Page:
Wednesday, 30 December 2015

Animorphs revisited

Animorphs is a science fiction series which details the infiltration of earth by a parasitic alien species called the yeerks. They are opposed by a group of human teenagers (along with an alien named ax) who form a small but stubborn guerilla movement. They don't have access to military hardware or even weapons: What they do have is alien technology which allows them to turn into animals, sneak into guarded buildings, and spy on or attack the invaders. The fight scenes are quite gory and explicit, more like 'when animals attack' than anything else. Yeerk contollers and animorphs are frequently maimed in stunning displays of martial force and savagery. I used to read these books quite often while still in elementary school, when I was 11 to 13 years old. And when I was in high school, I would revisit books I had been unable to read (like the megamorphs). I read them mostly for the cool fights, and didn't absorb the deeper themes until I was older. Which is not altogether surprising, because these books have alot of post modern ideas that can go right over the heads of a young audience.
 
According to one review: 'As a whole, however, the series did not focus so much on the superficial elements of the plot, but on how their war affects and changes them. These effects and changes are what separate this series from other 'childrens' books and series. Childrens is used loosely because while the series was marketed to children, the story was far more mature than an average 9-12 year old, the target demographic, could handle, a point clearly demonstrated by the majority of reviews at Amazon.com.' This has only become clear to me now, as I have been re-reading the main sequence books (along with the chronicles) for the past year. The incredible story told in animorphs is able to hold my attention just as firmly now as it did while I was in elementary school. In all my years of reading science fiction, I've never come across a single series that is as thought provoking, entertaining, and altogether well rounded as this one. It really is a testament to sturgeons law: Most of what passes for sci fi is enough to make you gag.

It makes me sad to think of what todays kids are missing out on, a sentiment which is echoed by many other bloggers. I recently learned that a small community of ex-fans continue to talk about the animorphs books, and how their themes are still relevant today. Personally, I feel that the series was succesful enough to be used as a template for other works of science fiction. So as a result, I am going to jump into this sub-genre with both feet and add my voice to the discussion. During my read throughs, I noticed that some important questions in the books went unanswered, which has left former (and current) readers scratching their heads. Some of these questions are peripheral to the situation on earth, but still relevant to the plot at large: After all, finding an alien race to menace earth is more complicated than it sounds. Luckily though, I have intimated rational explanations for these plot holes. Rather than keeping them to myself, I will share my insights in the hopes that they can bring on a catharsis.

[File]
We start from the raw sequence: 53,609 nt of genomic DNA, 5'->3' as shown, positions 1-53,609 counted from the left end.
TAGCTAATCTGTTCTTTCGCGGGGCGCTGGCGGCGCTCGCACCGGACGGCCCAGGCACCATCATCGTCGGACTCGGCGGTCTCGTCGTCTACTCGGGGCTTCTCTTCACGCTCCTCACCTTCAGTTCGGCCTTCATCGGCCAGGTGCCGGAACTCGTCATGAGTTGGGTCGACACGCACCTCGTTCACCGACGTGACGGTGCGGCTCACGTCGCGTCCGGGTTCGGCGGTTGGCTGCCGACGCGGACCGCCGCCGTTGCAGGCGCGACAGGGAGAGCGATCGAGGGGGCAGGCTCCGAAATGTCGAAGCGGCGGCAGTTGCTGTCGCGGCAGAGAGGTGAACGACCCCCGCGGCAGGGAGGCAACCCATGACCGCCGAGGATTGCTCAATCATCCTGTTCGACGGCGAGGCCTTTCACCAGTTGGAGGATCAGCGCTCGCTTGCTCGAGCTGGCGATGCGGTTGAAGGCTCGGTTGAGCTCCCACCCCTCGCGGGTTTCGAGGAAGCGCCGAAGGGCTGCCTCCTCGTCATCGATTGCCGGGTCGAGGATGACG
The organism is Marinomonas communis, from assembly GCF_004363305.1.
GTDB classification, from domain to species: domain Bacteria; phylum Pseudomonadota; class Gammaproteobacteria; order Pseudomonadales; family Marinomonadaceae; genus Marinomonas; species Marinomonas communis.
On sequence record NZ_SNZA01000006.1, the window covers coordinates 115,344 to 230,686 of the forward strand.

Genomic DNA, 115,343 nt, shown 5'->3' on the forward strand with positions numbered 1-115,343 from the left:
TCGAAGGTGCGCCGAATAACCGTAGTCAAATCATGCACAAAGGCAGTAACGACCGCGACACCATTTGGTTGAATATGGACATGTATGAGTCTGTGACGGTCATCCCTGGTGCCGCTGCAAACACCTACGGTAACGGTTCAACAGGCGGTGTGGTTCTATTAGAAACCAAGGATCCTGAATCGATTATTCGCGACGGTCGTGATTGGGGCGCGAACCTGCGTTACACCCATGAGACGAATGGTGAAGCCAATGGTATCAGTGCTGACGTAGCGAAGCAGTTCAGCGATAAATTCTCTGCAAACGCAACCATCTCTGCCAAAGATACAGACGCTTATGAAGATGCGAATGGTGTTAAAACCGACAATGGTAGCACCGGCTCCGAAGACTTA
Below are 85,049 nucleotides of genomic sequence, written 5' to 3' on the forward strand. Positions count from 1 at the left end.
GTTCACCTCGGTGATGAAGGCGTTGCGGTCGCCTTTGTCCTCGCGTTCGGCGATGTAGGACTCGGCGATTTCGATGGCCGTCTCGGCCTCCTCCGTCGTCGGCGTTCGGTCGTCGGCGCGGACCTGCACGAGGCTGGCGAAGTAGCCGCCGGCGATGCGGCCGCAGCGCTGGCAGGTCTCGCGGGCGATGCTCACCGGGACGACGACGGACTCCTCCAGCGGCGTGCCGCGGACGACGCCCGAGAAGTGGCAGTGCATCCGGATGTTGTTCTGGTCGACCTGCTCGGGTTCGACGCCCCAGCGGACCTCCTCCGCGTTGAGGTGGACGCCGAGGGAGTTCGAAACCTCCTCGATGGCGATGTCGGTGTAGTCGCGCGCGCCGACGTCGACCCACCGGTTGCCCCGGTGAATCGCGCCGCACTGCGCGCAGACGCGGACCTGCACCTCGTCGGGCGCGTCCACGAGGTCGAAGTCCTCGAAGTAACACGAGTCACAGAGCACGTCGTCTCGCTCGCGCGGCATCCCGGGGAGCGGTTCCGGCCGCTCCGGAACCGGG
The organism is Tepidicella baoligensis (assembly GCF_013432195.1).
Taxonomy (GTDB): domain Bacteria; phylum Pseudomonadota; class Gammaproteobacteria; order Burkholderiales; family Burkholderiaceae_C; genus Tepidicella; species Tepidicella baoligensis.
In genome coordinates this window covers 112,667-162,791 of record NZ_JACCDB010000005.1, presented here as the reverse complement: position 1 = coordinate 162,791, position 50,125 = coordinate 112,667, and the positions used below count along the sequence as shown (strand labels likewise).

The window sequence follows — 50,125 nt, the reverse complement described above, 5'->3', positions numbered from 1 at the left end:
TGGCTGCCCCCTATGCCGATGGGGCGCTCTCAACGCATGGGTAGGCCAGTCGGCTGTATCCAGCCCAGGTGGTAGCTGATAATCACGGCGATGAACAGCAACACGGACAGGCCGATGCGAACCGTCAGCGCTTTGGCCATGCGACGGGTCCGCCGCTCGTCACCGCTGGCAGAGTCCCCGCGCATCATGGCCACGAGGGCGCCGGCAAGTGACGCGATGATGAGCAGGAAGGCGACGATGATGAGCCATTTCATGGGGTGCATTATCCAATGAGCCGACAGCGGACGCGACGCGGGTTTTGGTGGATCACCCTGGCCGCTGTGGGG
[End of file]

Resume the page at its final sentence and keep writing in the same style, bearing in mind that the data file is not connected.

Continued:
Elfangors last stand against visser 3


What city did the animorphs live in?

We know that they live in south california, in a medium sized city near the coast. We know that it had a river, was bordered with national forrests, and a couple of mountains and valleys. Some have suggested their home town was santa barbara, but thats not realistic. For one, it doesn't have a core downtown area with high rises, nor does it have large suburban areas with 2 story houses. For another, santa barbara lacks a deep water harbor, coast guard station, and air national guard station. But there are two citys which have all that, and are located directly next to each other: Oxnard and ventura. The local geography is a perfect match, and so is almost everything else. [1] These citys may not have 60 story skyscrapers, a sea world, or underground trains, but remember, this is an alternate reality! The yeerks discovered earth in the early 90s, and have been interfering with the normal progression of history. Minor discrepancies in the layout of cities and such are to be expected.

Was oxnard and/or ventura the only city occupied by the yeerks?

Probably not. Although its never explicitly stated in the books, there was very likely a yeerk presence beyond just one city. When the series began in early 1996, they had already been on earth for a number of years. Depending on fast the yeerks were infesting people, they could have quickly grown to a large population. When the war ended 3 years later, most of the people in the animorphs home town had been made into controllers. The yeerks would have needed to expand into neighbouring citys just to keep things on schedule. Their civilisation was powerful enough to cross the vast distances between stars, so infiltrating a couple more citys wouldn't have been a problem. Another point in favor of this is how the animorphs were reluctant to disclose their last names, as well as what city they lived in. [2] The books themselves are implied to be their private journals, which were not meant to go public and fall into the hands of a controller. But if the yeerks had only ever infested that one city, then why would the animorphs keep their citys name a secret (even as a safety precaution)? This only makes sense if the yeerks were occupying multiple citys.